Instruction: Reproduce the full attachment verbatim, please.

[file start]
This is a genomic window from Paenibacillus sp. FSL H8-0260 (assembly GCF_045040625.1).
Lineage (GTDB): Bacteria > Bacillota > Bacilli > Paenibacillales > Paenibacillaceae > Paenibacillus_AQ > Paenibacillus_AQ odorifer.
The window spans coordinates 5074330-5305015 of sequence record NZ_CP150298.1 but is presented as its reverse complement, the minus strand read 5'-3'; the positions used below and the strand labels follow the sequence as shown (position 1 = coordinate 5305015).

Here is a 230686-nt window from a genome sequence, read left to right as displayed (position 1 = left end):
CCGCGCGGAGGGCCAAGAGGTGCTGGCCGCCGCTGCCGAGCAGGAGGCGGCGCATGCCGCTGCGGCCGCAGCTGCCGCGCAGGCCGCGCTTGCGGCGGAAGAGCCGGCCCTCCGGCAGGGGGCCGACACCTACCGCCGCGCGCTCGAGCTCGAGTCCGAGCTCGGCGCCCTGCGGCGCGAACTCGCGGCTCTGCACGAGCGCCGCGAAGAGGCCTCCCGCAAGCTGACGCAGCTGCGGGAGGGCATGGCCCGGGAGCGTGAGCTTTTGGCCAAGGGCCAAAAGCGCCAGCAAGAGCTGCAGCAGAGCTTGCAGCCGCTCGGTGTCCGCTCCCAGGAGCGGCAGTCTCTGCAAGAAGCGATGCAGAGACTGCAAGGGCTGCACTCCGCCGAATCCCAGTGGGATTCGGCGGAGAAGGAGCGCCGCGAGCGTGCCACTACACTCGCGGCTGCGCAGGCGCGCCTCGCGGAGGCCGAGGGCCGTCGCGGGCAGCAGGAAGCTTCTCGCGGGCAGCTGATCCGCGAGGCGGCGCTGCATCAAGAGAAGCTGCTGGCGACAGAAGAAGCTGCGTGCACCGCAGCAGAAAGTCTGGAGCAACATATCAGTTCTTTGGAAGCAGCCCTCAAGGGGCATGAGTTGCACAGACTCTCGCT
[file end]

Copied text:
This is a genomic window from Paenibacillus sp. FSL H8-0260 (assembly GCF_045040625.1).
Lineage (GTDB): Bacteria > Bacillota > Bacilli > Paenibacillales > Paenibacillaceae > Paenibacillus_AQ > Paenibacillus_AQ odorifer.
The window spans coordinates 5074330-5305015 of sequence record NZ_CP150298.1 but is presented as its reverse complement, the minus strand read 5'-3'; the positions used below and the strand labels follow the sequence as shown (position 1 = coordinate 5305015).

Here is a 230686-nt window from a genome sequence, read left to right as displayed (position 1 = left end):
CCGCGCGGAGGGCCAAGAGGTGCTGGCCGCCGCTGCCGAGCAGGAGGCGGCGCATGCCGCTGCGGCCGCAGCTGCCGCGCAGGCCGCGCTTGCGGCGGAAGAGCCGGCCCTCCGGCAGGGGGCCGACACCTACCGCCGCGCGCTCGAGCTCGAGTCCGAGCTCGGCGCCCTGCGGCGCGAACTCGCGGCTCTGCACGAGCGCCGCGAAGAGGCCTCCCGCAAGCTGACGCAGCTGCGGGAGGGCATGGCCCGGGAGCGTGAGCTTTTGGCCAAGGGCCAAAAGCGCCAGCAAGAGCTGCAGCAGAGCTTGCAGCCGCTCGGTGTCCGCTCCCAGGAGCGGCAGTCTCTGCAAGAAGCGATGCAGAGACTGCAAGGGCTGCACTCCGCCGAATCCCAGTGGGATTCGGCGGAGAAGGAGCGCCGCGAGCGTGCCACTACACTCGCGGCTGCGCAGGCGCGCCTCGCGGAGGCCGAGGGCCGTCGCGGGCAGCAGGAAGCTTCTCGCGGGCAGCTGATCCGCGAGGCGGCGCTGCATCAAGAGAAGCTGCTGGCGACAGAAGAAGCTGCGTGCACCGCAGCAGAAAGTCTGGAGCAACATATCAGTTCTTTGGAAGCAGCCCTCAAGGGGCATGAGTTGCACAGACTCTCGCT